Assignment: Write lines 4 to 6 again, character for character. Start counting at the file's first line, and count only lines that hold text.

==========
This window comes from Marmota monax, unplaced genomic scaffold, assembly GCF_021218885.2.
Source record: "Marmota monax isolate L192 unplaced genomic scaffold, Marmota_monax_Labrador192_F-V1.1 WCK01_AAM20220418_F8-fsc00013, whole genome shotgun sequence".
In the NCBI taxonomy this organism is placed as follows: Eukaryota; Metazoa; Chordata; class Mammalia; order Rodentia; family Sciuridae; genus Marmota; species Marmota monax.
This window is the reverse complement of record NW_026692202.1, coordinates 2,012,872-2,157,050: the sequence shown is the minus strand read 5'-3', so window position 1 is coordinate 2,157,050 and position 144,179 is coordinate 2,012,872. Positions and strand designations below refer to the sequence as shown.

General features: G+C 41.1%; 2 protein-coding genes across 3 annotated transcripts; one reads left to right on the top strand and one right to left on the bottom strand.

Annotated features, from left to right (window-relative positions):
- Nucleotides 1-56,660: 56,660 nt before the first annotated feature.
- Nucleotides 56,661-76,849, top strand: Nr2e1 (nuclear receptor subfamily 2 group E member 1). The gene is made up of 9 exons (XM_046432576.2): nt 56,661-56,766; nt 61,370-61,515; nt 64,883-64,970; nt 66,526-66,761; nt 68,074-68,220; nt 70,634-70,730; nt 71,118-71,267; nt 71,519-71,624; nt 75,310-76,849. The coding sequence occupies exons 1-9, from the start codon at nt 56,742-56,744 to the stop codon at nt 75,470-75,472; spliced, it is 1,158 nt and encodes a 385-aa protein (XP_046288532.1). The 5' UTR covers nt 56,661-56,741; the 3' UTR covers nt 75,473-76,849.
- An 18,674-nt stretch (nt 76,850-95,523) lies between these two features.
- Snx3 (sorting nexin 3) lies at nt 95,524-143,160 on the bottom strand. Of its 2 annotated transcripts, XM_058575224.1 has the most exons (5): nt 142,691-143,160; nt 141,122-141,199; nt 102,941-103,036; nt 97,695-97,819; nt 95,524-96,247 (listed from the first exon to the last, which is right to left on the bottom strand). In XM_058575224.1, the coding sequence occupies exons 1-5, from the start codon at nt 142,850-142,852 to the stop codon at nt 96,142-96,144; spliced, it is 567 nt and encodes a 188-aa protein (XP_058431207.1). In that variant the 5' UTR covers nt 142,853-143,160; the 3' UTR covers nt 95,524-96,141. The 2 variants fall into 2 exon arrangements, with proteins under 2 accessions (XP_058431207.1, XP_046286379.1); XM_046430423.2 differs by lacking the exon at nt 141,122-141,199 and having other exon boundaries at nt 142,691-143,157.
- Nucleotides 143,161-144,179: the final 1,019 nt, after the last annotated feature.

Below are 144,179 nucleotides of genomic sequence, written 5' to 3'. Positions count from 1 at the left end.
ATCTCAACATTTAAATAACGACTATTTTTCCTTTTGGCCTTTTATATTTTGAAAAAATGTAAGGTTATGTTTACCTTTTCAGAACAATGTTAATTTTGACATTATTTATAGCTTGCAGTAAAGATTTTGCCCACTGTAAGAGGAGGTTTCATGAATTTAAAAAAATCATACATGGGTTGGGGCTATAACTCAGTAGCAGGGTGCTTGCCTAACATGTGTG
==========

This window is the reverse complement of record NW_026692202.1, coordinates 2,012,872-2,157,050: the sequence shown is the minus strand read 5'-3', so window position 1 is coordinate 2,157,050 and position 144,179 is coordinate 2,012,872. Positions and strand designations below refer to the sequence as shown.

General features: G+C 41.1%; 2 protein-coding genes across 3 annotated transcripts; one reads left to right on the top strand and one right to left on the bottom strand.

Annotated features, from left to right (window-relative positions):